A few years ago I was part of a samba-reggae drumming band known as Batala in Lancaster, England, and played a huge bass drum. I absolutely loved it!
Playing an instrument that forces you to get physical is a wonderful way to keep healthy, and the enjoyment is incomparable to anything else. They say music is good for the soul and that's very true. Especially when it's so loud your whole body vibrates through with the music you're making!
In brief, the following describes Batala:
Giba Gonçalves is the maestro of the Batala sound, which he composed after the style of his home town Salvador, in Brazil. The music has its roots in African traditional music which found its way to Brazil and has been incorporated in to Brazilian culture since. Using this influence, Giba formed a 60-piece drumming band, called it Batala, and encouraged anyone with an interest in his music to form their own Batala group under his name. There are now eight such groups across Europe playing the same funky rhythms. Samba-reggae compositions with noted African influences beaten out on four different types of drum. The result is a raw, hypnotic combination of emotion, beats and rhythm. ~ Extract from Batala Lancaster website.
I first saw Batala playing in the streets of Lancaster in 2011, and I was thrilled to the core! You hear the drums streets away and you're compelled to find the source of this incredible noise... and then you see them all dressed in black, white and red, doing these sexy samba moves at the same time as pounding beats on their awesome drums, and it's fantastic! I said to my husband "I want to do that!" and to my delight they were recruiting new members. I signed up immediately and started attending practice sessions.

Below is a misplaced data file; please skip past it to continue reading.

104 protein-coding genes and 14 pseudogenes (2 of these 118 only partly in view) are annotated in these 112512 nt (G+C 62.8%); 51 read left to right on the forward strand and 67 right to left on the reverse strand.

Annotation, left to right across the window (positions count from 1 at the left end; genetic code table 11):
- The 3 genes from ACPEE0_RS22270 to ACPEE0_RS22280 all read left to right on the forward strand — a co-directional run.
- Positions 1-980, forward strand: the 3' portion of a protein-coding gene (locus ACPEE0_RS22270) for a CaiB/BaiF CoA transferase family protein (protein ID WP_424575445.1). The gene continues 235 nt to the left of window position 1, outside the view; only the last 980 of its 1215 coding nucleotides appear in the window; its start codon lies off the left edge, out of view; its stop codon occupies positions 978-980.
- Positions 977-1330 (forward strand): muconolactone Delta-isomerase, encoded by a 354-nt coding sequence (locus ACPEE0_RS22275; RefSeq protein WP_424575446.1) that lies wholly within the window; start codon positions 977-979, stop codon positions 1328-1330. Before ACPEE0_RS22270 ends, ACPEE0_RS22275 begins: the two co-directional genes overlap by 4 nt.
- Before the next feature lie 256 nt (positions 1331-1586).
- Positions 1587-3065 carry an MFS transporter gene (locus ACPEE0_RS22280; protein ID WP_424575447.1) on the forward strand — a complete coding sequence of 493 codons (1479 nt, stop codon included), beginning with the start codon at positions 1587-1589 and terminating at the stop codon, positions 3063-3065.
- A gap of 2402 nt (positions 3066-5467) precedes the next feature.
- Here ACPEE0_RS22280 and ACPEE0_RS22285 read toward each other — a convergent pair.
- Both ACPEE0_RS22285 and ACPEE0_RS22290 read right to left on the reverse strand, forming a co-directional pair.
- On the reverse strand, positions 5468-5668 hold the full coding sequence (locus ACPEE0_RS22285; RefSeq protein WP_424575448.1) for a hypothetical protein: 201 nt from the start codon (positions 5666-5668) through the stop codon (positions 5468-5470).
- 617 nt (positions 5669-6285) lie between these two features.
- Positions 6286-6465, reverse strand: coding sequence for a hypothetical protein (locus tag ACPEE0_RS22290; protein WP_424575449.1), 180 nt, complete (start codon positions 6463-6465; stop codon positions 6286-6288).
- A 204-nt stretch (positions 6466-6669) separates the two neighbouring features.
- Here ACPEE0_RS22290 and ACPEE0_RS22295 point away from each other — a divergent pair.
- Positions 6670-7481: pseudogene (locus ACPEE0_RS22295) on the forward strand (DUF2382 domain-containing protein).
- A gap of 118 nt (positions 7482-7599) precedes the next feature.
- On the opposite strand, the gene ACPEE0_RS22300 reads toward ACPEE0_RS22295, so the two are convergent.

It took about 3 months training before they let us loose in public. With 4 different types of drums, we all had to learn exactly when to play and when no to, and when to shout out things like "Batala Hey!" Lots of concentration is needed at first, but after a while you get into the swing of it and your very soul becomes part of the music too. And afterwards you realise just how much physical effort it takes... hot and sweaty and aching muscles, but in a good way!
I remember my first time playing in the streets of Lancaster, standing in formation outside Marks & Spencer, with crowds gathering, and I was so nervous. Also it was February and freeeeeeezing.
The loudness of it was thrilling beyond words (everyone had ear plugs in of course!) The buzz of the practice was fun enough, but playing in the streets was something else. Dressed up in our groovy gear, with massive drums strapped round our waists, and the crowds we drew... There's no experience like it!
Here I am doing some cool moves... ;-)
Sadly there's no Batala where I am in Ireland now, but you never know, maybe one day I'll get to play again. At least I can say "Been there, done that, and still got the t-shirt!"
But for sure being part of this band was an amazing experience I'll remember until my last day!
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